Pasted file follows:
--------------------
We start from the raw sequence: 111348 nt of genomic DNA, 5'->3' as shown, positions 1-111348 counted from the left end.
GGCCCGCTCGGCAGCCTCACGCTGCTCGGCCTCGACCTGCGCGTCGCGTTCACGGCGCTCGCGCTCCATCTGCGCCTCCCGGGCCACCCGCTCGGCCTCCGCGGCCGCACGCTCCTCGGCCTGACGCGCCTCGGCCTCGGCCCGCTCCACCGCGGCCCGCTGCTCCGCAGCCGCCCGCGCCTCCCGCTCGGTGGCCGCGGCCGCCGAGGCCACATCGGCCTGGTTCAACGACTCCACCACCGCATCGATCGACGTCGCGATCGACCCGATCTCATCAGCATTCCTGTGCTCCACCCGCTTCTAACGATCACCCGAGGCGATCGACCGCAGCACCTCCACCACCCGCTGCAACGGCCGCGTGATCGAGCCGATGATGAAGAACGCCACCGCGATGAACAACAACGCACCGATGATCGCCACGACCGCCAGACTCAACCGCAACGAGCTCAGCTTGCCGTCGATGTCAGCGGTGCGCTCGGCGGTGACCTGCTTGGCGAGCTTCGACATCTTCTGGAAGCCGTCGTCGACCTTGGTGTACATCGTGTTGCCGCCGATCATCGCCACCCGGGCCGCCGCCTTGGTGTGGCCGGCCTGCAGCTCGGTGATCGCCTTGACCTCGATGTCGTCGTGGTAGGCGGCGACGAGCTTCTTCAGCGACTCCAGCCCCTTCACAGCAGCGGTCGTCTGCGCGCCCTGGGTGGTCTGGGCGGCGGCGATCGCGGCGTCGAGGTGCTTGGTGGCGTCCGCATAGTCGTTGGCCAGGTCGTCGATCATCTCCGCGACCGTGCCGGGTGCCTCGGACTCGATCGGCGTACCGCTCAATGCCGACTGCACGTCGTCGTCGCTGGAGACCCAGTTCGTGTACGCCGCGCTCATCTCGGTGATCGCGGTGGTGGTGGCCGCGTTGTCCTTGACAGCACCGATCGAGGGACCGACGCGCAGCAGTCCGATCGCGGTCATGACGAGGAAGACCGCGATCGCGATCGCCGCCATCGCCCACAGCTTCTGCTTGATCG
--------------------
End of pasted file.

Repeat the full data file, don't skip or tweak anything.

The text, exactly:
We start from the raw sequence: 111348 nt of genomic DNA, 5'->3' as shown, positions 1-111348 counted from the left end.
GGCCCGCTCGGCAGCCTCACGCTGCTCGGCCTCGACCTGCGCGTCGCGTTCACGGCGCTCGCGCTCCATCTGCGCCTCCCGGGCCACCCGCTCGGCCTCCGCGGCCGCACGCTCCTCGGCCTGACGCGCCTCGGCCTCGGCCCGCTCCACCGCGGCCCGCTGCTCCGCAGCCGCCCGCGCCTCCCGCTCGGTGGCCGCGGCCGCCGAGGCCACATCGGCCTGGTTCAACGACTCCACCACCGCATCGATCGACGTCGCGATCGACCCGATCTCATCAGCATTCCTGTGCTCCACCCGCTTCTAACGATCACCCGAGGCGATCGACCGCAGCACCTCCACCACCCGCTGCAACGGCCGCGTGATCGAGCCGATGATGAAGAACGCCACCGCGATGAACAACAACGCACCGATGATCGCCACGACCGCCAGACTCAACCGCAACGAGCTCAGCTTGCCGTCGATGTCAGCGGTGCGCTCGGCGGTGACCTGCTTGGCGAGCTTCGACATCTTCTGGAAGCCGTCGTCGACCTTGGTGTACATCGTGTTGCCGCCGATCATCGCCACCCGGGCCGCCGCCTTGGTGTGGCCGGCCTGCAGCTCGGTGATCGCCTTGACCTCGATGTCGTCGTGGTAGGCGGCGACGAGCTTCTTCAGCGACTCCAGCCCCTTCACAGCAGCGGTCGTCTGCGCGCCCTGGGTGGTCTGGGCGGCGGCGATCGCGGCGTCGAGGTGCTTGGTGGCGTCCGCATAGTCGTTGGCCAGGTCGTCGATCATCTCCGCGACCGTGCCGGGTGCCTCGGACTCGATCGGCGTACCGCTCAATGCCGACTGCACGTCGTCGTCGCTGGAGACCCAGTTCGTGTACGCCGCGCTCATCTCGGTGATCGCGGTGGTGGTGGCCGCGTTGTCCTTGACAGCACCGATCGAGGGACCGACGCGCAGCAGTCCGATCGCGGTCATGACGAGGAAGACCGCGATCGCGATCGCCGCCATCGCCCACAGCTTCTGCTTGATCG